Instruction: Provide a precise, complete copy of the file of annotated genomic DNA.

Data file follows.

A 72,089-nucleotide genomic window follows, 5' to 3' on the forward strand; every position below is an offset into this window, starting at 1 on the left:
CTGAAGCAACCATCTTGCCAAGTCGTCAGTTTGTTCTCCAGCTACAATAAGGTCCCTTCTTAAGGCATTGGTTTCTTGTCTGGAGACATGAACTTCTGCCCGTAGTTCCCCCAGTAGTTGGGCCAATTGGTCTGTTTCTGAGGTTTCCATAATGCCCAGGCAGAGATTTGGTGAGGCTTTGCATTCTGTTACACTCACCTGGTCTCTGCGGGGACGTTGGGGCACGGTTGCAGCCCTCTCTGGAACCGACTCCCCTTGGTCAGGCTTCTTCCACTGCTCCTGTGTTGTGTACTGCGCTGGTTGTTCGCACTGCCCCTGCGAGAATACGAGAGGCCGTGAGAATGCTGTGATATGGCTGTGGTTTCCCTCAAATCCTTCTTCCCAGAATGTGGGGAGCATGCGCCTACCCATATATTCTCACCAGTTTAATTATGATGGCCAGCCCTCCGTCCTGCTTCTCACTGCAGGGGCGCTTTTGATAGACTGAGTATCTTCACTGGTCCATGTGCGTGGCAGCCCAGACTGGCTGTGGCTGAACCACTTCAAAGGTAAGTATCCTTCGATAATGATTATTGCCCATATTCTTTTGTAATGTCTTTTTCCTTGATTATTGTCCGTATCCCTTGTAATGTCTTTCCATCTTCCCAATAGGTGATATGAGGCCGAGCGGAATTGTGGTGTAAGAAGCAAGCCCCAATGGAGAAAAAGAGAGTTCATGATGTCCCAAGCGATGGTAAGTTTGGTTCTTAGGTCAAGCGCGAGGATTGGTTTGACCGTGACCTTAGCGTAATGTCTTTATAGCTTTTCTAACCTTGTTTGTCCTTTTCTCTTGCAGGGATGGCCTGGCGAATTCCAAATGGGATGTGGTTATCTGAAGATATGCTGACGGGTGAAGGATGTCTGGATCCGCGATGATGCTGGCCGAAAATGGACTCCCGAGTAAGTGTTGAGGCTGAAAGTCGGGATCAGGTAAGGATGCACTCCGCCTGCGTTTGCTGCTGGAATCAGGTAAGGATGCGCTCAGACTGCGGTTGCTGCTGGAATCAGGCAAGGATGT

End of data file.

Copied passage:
A 72,089-nucleotide genomic window follows, 5' to 3' on the forward strand; every position below is an offset into this window, starting at 1 on the left:
CTGAAGCAACCATCTTGCCAAGTCGTCAGTTTGTTCTCCAGCTACAATAAGGTCCCTTCTTAAGGCATTGGTTTCTTGTCTGGAGACATGAACTTCTGCCCGTAGTTCCCCCAGTAGTTGGGCCAATTGGTCTGTTTCTGAGGTTTCCATAATGCCCAGGCAGAGATTTGGTGAGGCTTTGCATTCTGTTACACTCACCTGGTCTCTGCGGGGACGTTGGGGCACGGTTGCAGCCCTCTCTGGAACCGACTCCCCTTGGTCAGGCTTCTTCCACTGCTCCTGTGTTGTGTACTGCGCTGGTTGTTCGCACTGCCCCTGCGAGAATACGAGAGGCCGTGAGAATGCTGTGATATGGCTGTGGTTTCCCTCAAATCCTTCTTCCCAGAATGTGGGGAGCATGCGCCTACCCATATATTCTCACCAGTTTAATTATGATGGCCAGCCCTCCGTCCTGCTTCTCACTGCAGGGGCGCTTTTGATAGACTGAGTATCTTCACTGGTCCATGTGCGTGGCAGCCCAGACTGGCTGTGGCTGAACCACTTCAAAGGTAAGTATCCTTCGATAATGATTATTGCCCATATTCTTTTGTAATGTCTTTTTCCTTGATTATTGTCCGTATCCCTTGTAATGTCTTTCCATCTTCCCAATAGGTGATATGAGGCCGAGCGGAATTGTGGTGTAAGAAGCAAGCCCCAATGGAGAAAAAGAGAGTTCATGATGTCCCAAGCGATGGTAAGTTTGGTTCTTAGGTCAAGCGCGAGGATTGGTTTGACCGTGACCTTAGCGTAATGTCTTTATAGCTTTTCTAACCTTGTTTGTCCTTTTCTCTTGCAGGGATGGCCTGGCGAATTCCAAATGGGATGTGGTTATCTGAAGATATGCTGACGGGTGAAGGATGTCTGGATCCGCGATGATGCTGGCCGAAAATGGACTCCCGAGTAAGTGTTGAGGCTGAAAGTCGGGATCAGGTAAGGATGCACTCCGCCTGCGTTTGCTGCTGGAATCAGGTAAGGATGCGCTCAGACTGCGGTTGCTGCTGGAATCAGGCAAGGATGT